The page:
President Donald Trump announced on Tuesday the US will withdraw from the Iran nuclear deal, sparking outrage from Democrats and at least some criticism from the President's own party.
Senate Minority Leader Chuck Schumer told reporters he didn't see a reason to withdraw from the agreement.
"There are no reports that Iran has violated the agreement," he said. "To me, the greatest worries from Iran are not right now (on) the nuclear side, but rather what they're doing in Syria."
Dick Durbin, the No. 2 Democrat in the Senate, called the withdrawal a "mistake of historic proportions."
"The last thing America and the world need right now is a new nuclear threat. Breaking this deal increases the danger that Iran will restart its nuclear weapons program, which threatens our ally, Israel, and destabilizes the entire Middle East," he said in a statement. "It isolates the United States from the world at a time when we need our allies to come together to address nuclear threats elsewhere, particularly in Korea. This is a mistake of historic proportions."
Sen. Mark Warner, the top Democrat on the Senate Intelligence Committee, said in a statement that such a move drives "a wedge between us and our allies."
"Simply withdrawing the United States from the JCPOA will not benefit the American people and US national security: it will only succeed in driving a wedge between us and our allies, whose help we need to enforce any future sanctions regime against Iran, and will effectively green light Iran's pursuit of nuclear weapons," he said in the statement. "Withdrawing from this agreement makes the United States, and the world, less secure."
And House Minority Leader Nancy Pelosi called Tuesday a "sad day" because of the announcement.
"Democrats have no illusions about the Iranian regime. We remain strongly committed to stopping the advancement of Iran's ballistic missile program, its egregious human rights abuses, and its support of terrorism and other nefarious activities in the region. Today is a sad day for America's global leadership," she said in a statement. "The Trump Administration's dangerous and impulsive action is no substitute for real global leadership."
Just before the announcement, Democratic members prepared themselves for reports that Trump was planning to begin exiting the deal.
While members cautioned they wanted to know exactly what Trump would do before commenting, Bob Menendez, the ranking member of the Senate Foreign Relations Committee, said it was "a huge mistake to withdraw without a plan."
"I think it's a huge mistake to break away without important allies and I think it is another mistake to have no strategy to deal with all of Iran's nefarious activities especially without allies," Menendez said.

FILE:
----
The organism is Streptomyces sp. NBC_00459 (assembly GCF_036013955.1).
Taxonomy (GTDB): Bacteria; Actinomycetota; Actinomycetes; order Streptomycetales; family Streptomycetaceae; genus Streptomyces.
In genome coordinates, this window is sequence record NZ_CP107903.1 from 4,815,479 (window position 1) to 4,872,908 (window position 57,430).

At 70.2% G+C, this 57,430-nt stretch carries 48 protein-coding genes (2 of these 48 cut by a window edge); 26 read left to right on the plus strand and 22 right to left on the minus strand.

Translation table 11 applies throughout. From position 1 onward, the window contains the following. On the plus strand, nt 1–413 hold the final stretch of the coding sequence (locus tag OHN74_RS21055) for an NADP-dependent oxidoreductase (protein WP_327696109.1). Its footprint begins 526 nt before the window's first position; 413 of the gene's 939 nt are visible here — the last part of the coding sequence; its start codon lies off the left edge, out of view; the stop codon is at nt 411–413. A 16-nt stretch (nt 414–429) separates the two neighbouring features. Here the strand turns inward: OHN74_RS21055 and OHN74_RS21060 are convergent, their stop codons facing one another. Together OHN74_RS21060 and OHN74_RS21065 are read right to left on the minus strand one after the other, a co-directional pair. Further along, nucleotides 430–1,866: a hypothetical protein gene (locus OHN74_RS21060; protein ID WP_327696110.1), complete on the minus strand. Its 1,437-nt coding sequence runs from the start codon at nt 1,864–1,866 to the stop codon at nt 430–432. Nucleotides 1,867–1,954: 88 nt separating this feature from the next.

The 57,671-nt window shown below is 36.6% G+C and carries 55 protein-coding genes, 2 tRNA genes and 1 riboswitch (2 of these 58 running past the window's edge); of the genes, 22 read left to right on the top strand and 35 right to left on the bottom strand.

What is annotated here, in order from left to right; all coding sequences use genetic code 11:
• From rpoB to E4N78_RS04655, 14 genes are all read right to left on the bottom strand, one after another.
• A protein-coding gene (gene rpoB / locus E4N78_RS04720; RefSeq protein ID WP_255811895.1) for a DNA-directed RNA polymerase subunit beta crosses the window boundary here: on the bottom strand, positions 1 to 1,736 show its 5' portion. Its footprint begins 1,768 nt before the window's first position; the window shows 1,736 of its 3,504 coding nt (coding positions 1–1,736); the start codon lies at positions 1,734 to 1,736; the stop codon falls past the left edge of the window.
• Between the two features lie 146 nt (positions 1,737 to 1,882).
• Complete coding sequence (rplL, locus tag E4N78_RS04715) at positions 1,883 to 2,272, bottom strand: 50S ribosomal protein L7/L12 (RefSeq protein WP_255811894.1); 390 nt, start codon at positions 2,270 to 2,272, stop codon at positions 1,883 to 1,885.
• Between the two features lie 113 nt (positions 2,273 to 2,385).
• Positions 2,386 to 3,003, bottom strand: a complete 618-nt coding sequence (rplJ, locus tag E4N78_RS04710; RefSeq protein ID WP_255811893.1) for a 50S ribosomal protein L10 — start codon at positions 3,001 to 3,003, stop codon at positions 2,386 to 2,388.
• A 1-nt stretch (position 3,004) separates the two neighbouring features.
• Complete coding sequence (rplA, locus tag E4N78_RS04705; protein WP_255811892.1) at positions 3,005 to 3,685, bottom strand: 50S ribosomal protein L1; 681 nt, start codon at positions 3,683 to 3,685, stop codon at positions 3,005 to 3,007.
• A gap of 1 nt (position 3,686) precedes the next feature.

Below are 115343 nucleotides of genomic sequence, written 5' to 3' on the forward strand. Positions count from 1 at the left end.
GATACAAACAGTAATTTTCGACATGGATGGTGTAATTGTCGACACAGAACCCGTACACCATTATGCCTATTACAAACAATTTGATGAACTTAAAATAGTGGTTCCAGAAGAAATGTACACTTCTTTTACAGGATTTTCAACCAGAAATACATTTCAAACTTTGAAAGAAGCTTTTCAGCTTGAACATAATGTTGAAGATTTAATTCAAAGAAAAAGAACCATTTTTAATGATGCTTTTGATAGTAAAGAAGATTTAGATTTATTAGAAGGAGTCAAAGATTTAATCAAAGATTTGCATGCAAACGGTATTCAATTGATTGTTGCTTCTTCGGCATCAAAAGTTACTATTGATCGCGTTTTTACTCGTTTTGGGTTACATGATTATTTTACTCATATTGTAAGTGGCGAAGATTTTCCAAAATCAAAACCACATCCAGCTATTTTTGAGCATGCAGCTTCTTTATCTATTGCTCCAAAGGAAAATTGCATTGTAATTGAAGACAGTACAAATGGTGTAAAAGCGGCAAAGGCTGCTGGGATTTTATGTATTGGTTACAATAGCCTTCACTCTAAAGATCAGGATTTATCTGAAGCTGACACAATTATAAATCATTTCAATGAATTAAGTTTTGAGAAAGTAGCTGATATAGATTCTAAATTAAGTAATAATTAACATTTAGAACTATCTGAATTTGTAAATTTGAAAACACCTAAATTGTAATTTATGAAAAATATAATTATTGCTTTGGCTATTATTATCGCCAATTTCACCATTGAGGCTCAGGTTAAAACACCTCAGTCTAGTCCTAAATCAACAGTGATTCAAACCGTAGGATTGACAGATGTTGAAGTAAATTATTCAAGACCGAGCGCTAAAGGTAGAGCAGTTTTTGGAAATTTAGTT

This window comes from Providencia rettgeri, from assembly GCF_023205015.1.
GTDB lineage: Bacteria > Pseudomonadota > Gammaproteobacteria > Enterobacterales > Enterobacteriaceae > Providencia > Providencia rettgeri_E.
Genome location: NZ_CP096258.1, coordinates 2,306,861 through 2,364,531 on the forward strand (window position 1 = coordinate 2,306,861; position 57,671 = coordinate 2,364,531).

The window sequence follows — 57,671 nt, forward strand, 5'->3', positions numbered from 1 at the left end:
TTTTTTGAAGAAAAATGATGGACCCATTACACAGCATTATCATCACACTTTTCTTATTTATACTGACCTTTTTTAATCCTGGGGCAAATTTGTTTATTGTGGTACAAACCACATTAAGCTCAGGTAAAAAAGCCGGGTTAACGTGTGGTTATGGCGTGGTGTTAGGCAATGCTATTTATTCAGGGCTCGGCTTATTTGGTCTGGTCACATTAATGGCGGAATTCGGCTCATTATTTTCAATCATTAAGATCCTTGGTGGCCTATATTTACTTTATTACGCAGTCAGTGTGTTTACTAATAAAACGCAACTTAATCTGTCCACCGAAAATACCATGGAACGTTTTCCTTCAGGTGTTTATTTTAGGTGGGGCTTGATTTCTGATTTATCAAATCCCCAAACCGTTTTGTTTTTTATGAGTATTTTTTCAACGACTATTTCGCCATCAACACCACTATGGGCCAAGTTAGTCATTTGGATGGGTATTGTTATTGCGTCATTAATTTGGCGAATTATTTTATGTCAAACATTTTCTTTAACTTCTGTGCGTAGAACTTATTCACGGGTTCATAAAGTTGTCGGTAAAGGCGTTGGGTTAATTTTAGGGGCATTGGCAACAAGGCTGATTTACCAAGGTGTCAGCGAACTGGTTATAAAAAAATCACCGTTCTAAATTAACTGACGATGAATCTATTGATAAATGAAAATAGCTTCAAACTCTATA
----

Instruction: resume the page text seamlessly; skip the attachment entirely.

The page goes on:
Menendez warned that Congress needed to consider intervening if it could.
"That's something we need to think about," Menendez said.
Sen. Tim Kaine, another member of the Senate Foreign Relations Committee, told CNN that it would be problematic if Trump renewed sanctions.
"I think he will be driving the wedge between the United States and our European allies," Kaine said.
While most Republicans have consistently opposed the Iran deal -- a key accomplishment of President Barack Obama -- some Republicans had been encouraging Trump not to pull out of the agreement without a plan B.
Rep. Mike Turner, an Ohio Republican and senior House Armed Services Committee member, opposed Trump's decision to withdraw from the deal.
"Without proof that Iran is in violation of the agreement, it is a mistake to fully withdraw from this deal," he said in a statement.
Over the weekend, House Armed Services Chairman Mac Thornberry told Fox News he didn't want to see the US pull out completely from the Iran deal.
Sen. Susan Collins, a Republican from Maine, also said the Iran deal had been flawed, but she preferred an approach where the U..S would "remedy those flaws" with allies rather than walking away all together.
Senate Foreign Relations Committee Chairman Bob Corker said it was disappointing the White House couldn't reach an agreement with US allies, but is confident the President will work for a better deal.
"Based on conversations I have had in recent days, it is my sense that the administration will move quickly to work toward a better deal," he said in a statement. "Moving forward, I will continue to work with the administration, my colleagues in Congress, and our foreign partners on a policy that actually meets our shared goal: preventing Iran from being able to produce a nuclear weapon."
Arizona Republican Sen. Jeff Flake, a frequent Trump critic, told CNN's Jake Tapper that he doesn't think Trump's decision is "a wise move," and that he does not believe the country is safer as a result of the action.
"I just don't think that it's a wise move," Flake said in an interview on "The Lead with Jake Tapper." "Our allies and our adversaries need to know that we are reliable, and I think that's missing right now."
- Blunt: Obama deal guarantees nuclear Iran
- Obama: Leaving Iran deal 'misguided'
- Trump teases Iran nuclear deal announcement
- Reports: Israeli intel firm dug up dirt on Obama officials to discredit Iran nuclear deal
- Iran's Nuclear Capabilities Fast Facts
- Iran's Rouhani says Trump 'failed' to kill off nuclear deal
- John Kerry tweets defense of Iran nuclear deal
- John Kerry urges Trump not to ditch Iran nuclear deal